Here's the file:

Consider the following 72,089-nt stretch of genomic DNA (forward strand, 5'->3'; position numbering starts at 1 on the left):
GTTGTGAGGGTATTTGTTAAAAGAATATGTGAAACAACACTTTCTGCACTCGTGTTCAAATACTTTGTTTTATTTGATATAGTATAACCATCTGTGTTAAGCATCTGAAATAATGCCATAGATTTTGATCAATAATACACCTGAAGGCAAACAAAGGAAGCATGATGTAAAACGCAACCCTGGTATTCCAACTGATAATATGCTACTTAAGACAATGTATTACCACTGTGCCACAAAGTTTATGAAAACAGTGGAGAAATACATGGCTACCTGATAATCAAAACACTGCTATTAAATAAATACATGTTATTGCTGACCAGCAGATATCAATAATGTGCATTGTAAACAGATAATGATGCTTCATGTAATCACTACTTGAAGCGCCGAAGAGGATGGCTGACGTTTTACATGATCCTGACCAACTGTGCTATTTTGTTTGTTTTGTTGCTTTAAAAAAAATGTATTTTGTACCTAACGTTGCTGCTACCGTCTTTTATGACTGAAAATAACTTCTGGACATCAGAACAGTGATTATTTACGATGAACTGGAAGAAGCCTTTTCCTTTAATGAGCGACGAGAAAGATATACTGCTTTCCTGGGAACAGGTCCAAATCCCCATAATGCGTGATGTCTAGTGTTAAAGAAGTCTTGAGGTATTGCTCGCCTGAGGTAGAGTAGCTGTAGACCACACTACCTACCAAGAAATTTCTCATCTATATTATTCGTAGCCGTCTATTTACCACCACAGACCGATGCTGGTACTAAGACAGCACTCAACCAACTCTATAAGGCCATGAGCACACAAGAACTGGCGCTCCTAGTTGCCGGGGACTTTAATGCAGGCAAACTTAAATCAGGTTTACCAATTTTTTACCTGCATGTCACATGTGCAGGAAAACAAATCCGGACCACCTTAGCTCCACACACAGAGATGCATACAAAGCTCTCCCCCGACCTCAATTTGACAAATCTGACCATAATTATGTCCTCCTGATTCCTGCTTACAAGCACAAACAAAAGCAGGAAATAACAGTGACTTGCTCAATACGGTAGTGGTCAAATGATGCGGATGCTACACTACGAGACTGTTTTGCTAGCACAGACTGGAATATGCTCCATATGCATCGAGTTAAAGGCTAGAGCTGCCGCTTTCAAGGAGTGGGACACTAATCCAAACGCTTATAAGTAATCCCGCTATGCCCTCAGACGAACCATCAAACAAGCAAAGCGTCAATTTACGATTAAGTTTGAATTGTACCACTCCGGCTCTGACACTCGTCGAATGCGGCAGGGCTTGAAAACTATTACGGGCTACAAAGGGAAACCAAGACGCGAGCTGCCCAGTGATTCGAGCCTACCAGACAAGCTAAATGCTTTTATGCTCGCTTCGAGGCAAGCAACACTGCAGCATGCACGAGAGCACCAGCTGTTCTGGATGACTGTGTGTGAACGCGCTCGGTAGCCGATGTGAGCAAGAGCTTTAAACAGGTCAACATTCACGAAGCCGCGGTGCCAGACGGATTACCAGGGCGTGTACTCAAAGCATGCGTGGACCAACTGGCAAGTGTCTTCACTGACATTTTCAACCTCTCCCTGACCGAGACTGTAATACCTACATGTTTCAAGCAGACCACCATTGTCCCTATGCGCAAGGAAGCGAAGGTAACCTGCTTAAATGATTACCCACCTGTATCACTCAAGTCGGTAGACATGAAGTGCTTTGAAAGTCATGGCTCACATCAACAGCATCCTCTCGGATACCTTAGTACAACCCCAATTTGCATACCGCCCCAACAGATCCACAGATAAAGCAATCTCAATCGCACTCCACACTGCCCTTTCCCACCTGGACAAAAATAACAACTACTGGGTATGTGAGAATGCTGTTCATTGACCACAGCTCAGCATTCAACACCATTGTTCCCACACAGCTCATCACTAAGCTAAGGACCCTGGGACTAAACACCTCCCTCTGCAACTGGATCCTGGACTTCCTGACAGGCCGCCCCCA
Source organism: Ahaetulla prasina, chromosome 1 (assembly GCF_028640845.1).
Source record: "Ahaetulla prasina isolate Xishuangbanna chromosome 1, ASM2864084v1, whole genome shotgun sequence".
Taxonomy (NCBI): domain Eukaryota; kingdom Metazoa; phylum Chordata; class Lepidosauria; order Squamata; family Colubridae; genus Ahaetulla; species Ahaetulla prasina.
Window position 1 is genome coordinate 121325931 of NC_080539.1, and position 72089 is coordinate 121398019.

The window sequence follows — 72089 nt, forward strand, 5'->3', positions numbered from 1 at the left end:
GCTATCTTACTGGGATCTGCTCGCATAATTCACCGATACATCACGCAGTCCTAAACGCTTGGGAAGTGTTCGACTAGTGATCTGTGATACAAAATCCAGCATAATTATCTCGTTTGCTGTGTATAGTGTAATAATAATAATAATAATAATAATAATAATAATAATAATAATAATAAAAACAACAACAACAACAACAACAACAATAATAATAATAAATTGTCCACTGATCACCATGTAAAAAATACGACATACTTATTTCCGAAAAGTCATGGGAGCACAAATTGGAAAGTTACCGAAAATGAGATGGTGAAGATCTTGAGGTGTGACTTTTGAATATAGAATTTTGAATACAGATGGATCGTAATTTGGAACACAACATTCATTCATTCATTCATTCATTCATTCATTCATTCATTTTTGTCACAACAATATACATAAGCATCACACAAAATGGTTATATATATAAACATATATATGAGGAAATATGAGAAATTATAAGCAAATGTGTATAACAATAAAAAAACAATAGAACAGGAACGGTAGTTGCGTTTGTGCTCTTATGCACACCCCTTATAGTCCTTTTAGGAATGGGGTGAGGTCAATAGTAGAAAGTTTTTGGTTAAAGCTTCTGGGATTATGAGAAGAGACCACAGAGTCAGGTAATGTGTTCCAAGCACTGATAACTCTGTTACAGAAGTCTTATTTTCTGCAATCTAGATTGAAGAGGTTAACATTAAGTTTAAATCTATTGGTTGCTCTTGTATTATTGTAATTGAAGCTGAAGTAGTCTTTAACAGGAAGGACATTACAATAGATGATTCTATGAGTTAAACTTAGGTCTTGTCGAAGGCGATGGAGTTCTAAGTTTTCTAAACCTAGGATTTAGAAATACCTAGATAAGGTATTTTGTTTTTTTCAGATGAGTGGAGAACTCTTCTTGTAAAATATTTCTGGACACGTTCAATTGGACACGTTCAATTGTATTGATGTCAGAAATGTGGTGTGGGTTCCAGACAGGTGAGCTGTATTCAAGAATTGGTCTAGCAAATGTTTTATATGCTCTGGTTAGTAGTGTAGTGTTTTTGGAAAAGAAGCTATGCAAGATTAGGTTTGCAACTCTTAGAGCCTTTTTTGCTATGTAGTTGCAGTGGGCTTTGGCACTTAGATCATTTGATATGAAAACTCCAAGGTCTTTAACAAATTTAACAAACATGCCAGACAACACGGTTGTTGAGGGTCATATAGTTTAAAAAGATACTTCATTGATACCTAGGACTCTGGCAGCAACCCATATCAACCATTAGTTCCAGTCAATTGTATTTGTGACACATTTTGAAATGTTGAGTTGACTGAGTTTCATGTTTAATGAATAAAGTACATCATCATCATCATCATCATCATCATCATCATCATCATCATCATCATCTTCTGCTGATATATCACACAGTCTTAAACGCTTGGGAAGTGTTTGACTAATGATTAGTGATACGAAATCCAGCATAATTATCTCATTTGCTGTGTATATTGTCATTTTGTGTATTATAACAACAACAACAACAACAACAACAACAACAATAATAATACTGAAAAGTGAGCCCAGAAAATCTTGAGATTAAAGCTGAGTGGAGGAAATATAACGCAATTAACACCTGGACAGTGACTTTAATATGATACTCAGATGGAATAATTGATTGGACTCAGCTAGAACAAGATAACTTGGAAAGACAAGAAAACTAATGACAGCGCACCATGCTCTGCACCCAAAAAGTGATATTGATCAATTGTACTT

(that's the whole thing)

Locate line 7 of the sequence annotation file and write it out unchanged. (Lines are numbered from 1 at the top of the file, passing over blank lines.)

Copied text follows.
The window sequence follows — 72089 nt, forward strand, 5'->3', positions numbered from 1 at the left end: